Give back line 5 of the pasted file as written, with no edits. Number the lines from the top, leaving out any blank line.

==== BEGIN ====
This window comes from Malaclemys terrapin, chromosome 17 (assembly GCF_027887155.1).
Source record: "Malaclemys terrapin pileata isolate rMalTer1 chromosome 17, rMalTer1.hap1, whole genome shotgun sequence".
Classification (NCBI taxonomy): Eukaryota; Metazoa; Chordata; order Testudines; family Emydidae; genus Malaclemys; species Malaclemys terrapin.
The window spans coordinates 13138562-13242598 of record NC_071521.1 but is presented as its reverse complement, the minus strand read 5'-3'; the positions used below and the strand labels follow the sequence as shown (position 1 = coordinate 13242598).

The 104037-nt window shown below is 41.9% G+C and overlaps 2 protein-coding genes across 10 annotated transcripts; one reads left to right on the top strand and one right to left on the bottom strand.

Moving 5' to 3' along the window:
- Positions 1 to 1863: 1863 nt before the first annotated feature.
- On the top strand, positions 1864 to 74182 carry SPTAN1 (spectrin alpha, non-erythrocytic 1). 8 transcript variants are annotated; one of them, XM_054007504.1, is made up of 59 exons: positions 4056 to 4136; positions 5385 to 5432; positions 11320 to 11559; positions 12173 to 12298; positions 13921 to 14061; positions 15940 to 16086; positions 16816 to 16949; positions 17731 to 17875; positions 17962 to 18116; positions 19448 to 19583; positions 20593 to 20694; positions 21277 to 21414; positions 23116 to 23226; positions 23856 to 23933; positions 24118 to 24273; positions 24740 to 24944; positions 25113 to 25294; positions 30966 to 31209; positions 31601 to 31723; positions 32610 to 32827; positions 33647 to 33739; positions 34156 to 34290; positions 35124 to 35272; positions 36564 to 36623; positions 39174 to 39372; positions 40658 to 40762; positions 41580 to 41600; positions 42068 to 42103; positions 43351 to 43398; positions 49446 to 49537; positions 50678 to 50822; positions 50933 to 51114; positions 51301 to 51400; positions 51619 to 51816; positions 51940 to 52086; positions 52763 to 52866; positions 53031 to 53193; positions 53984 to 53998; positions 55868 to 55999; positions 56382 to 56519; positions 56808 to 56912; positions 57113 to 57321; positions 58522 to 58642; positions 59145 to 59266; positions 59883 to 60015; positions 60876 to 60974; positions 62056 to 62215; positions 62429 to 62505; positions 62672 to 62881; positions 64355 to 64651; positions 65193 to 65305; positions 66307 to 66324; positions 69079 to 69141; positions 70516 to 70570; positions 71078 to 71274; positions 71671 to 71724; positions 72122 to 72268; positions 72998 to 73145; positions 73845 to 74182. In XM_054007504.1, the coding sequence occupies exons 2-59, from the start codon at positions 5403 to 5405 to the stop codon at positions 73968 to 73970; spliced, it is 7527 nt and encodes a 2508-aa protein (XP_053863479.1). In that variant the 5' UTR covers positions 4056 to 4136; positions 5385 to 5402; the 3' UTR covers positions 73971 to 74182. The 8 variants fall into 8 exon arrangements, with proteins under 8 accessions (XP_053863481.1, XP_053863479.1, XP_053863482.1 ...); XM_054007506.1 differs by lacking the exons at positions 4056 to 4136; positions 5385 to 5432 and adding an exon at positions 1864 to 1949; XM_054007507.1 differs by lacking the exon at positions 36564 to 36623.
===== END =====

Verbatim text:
The 104037-nt window shown below is 41.9% G+C and overlaps 2 protein-coding genes across 10 annotated transcripts; one reads left to right on the top strand and one right to left on the bottom strand.